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State orders Raleigh to redo drought plan

Posted March 23, 2009
Updated March 24, 2009

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— State officials have notified 12 municipal water systems, including Raleigh's, that their water-shortage response plans are insufficient to respond to the worst levels of drought.

The state Division of Water Resources sent letters Friday to the water systems to alert them to revise their plans and resubmit them to the agency for approval. The other 11 water systems notified are in western North Carolina.

Falls Lake full (March 23, 2009) Raleigh maintains water plan works

Dale Crisp, Raleigh's public utilities director, disagreed with the state's assessment about the effectiveness of the city's drought plan.

"What's worse than the worst drought in recorded weather history?" Crisp said. "We didn't run out of water. The city didn't come close to running out of water."

State officials said Raleigh's plan doesn't say how people will be notified to conserve water in a water emergency or who will implement the plan.

"We've been implementing (the plan). Maybe where we fell short is telling them what we have been doing," Crisp said.

The 2008 drought law requires that, if a system’s plan for reducing water use is deemed inadequate, the system must implement the state’s default water conservation measures within 10 days of an extreme drought declaration.

No part of North Carolina is currently under extreme drought conditions, so no water systems are required to implement water-conservation measures.

Doug Chapman, a member of the state's Green Industry Council, which represents landscapers and nursery owners, said he would like to see changes to the city's emergency water plan.

"You shouldn't have to turn the spigot off. What you have to do is manage," Chapman said.

Educating homeowners about how and when to water could reduce the need to implement tough water restrictions like those Raleigh put in place in late 2007, he said.

"Most landscapes are over-watered by up to 300 percent," he said.

The Division of Water Resources also approved response plans for 11 water systems, including those for Whispering Pines in Moore County and Carolina Trace near Sanford.

The drought law was enacted during the state’s worst drought on record to improve response to water emergencies. The parts of the law devoted to the water-shortage response plans are aimed at protecting water supplies from running out during times of serious drought.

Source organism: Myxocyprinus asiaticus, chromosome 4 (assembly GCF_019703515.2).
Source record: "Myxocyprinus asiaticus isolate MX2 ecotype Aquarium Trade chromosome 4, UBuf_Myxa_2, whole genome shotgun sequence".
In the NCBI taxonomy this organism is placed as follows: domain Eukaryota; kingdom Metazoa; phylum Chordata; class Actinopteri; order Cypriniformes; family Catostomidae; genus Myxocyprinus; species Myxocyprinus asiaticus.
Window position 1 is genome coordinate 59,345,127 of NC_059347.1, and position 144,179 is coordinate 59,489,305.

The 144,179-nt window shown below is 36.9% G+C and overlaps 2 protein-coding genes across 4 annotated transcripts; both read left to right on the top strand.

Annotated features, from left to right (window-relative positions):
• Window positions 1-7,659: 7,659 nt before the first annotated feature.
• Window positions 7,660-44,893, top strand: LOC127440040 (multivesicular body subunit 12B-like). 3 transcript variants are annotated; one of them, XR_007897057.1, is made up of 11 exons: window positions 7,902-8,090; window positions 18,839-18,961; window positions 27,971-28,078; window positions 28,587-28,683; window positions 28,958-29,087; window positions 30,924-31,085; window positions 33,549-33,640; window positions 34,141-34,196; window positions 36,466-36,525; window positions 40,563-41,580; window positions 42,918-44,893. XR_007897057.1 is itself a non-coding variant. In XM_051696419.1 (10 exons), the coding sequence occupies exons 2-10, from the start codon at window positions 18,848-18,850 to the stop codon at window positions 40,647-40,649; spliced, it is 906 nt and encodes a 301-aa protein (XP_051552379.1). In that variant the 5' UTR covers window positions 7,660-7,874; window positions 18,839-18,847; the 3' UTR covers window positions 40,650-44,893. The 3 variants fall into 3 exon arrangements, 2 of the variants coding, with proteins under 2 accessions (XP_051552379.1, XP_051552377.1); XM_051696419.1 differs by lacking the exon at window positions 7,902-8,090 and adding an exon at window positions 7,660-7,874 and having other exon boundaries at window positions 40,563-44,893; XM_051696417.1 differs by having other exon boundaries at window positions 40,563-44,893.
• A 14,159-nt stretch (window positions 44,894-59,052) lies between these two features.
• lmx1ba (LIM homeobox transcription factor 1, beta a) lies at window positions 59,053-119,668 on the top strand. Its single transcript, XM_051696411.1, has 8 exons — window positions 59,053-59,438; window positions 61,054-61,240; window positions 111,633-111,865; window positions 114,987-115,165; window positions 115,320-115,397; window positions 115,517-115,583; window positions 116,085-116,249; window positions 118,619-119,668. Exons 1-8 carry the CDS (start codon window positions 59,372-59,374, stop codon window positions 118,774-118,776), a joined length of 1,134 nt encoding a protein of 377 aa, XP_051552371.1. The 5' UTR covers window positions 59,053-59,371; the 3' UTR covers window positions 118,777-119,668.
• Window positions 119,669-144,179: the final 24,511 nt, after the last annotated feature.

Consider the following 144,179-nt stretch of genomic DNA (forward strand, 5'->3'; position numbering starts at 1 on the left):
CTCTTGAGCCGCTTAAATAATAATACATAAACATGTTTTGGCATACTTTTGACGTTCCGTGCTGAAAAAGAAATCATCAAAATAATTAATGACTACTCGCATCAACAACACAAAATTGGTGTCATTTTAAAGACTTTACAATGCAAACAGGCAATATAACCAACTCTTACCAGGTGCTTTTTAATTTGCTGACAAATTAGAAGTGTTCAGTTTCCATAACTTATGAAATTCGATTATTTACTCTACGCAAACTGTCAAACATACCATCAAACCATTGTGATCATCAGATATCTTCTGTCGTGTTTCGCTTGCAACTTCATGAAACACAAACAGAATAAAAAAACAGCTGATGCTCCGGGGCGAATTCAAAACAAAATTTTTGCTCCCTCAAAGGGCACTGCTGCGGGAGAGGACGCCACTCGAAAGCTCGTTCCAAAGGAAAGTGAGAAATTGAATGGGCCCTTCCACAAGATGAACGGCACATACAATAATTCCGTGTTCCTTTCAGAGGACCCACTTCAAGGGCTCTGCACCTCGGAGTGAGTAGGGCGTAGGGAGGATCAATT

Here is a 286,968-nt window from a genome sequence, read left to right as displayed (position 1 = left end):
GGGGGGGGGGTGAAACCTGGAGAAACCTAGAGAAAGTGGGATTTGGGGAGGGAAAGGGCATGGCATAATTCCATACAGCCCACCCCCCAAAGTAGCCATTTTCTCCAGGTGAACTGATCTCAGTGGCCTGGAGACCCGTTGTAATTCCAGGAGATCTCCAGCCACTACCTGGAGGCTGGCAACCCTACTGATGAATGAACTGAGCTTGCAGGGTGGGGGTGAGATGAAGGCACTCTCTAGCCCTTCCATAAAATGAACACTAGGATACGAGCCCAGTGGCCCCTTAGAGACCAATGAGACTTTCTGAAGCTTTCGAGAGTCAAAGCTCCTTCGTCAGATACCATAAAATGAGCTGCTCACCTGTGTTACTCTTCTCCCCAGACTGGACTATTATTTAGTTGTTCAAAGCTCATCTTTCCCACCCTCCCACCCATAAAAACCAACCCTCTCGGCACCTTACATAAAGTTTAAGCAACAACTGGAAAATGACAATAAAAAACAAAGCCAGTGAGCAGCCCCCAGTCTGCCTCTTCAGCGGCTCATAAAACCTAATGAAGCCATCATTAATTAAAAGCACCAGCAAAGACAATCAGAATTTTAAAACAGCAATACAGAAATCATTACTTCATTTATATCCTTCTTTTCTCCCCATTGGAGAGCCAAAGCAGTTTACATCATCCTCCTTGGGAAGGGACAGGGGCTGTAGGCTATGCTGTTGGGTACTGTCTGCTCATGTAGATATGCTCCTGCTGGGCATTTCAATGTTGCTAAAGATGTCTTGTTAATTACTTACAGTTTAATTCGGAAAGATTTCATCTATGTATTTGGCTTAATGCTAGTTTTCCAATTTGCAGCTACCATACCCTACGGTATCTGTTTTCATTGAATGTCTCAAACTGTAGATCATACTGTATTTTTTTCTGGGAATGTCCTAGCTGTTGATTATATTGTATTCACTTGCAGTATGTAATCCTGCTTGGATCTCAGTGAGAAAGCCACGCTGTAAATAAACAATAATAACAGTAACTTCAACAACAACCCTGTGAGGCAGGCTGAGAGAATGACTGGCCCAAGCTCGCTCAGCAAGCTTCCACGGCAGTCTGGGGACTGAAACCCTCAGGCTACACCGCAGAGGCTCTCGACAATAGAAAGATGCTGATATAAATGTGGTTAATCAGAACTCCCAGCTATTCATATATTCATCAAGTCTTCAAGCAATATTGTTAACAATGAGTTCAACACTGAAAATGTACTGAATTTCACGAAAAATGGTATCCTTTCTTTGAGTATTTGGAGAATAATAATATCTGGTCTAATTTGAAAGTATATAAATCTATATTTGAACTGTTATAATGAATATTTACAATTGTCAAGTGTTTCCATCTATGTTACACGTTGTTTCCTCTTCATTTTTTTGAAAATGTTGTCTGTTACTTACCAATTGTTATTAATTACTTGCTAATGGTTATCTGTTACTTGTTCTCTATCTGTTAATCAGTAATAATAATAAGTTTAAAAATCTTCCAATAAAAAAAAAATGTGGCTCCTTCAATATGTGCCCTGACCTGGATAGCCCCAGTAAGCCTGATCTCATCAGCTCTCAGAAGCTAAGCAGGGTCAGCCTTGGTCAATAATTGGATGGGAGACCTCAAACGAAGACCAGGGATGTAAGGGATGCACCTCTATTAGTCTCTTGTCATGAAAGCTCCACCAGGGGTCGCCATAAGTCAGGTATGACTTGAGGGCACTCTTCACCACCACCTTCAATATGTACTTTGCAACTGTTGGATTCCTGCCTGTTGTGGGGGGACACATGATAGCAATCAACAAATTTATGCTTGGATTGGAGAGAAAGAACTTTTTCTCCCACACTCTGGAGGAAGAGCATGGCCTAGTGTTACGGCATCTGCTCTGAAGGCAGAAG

6 Comments

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  • discowhale Mar 24, 2009

    B all means lets RETHINK the current plan, before we BUILD A NEW RESERVOIR!!

    Let's see if the voters remember all this not enough water, community center, greenway, arts projects nonsense when November 2010 and 2012 come around. My manually operated voting sense says it won't happen. It hasn't happened for the 35 years I've been voting here.

    Lemme guess, the liberals blame GWB for the water shortages.

  • veyor Mar 24, 2009

    The Little River Reservoir has been planned since the early 80s. I've come to the conclusion that it won't be built until we have a greenway within a block of everyone's house, enough civic centers to have 20 differnet events going on at the same time, and water rates 10 times what they are now with residents allowed to water their grass once a year. In Phoenix, in the DESERT, you can be fined for not watering your grass.

  • RaleighGator Mar 24, 2009

    I disagree with TarHeels. We need an external check on the reasonableness of the plans, and their execution. To my knowledge the planned East Wake reservoir has still not been approved (come on WRAL and N&O keep us informed); which means it is still years from construction, much less filled. We just saw on the news that even with the recession impacting our area we are still the fasted growing metro area in the country. I do agree that plans should be developed locally, but it is the state that is ultimately responsible for the maintenence of public health and safety. At a minimum I would expect the state to review and strongly comment on the plans. Drinkable water is not just a local city issue. I think this is one issue that Easley did get right (albight a little late). WATER is a state if not interstate issue. Remember the biggest interstate compacts in this country are for supplies of water and power.

  • Gab Mar 24, 2009

    The State should pick on our highly esteemed universities for watering their artificial turf athletic fields; talk about a waste of water...

  • DontLikeTheSocialistObama Mar 23, 2009

    The state should stay out of it and let the cities that understand the local situation take care of it.

  • yabbadabbadooo Mar 23, 2009

    Didn't someone say they should have been using blue legos? I guess they were right...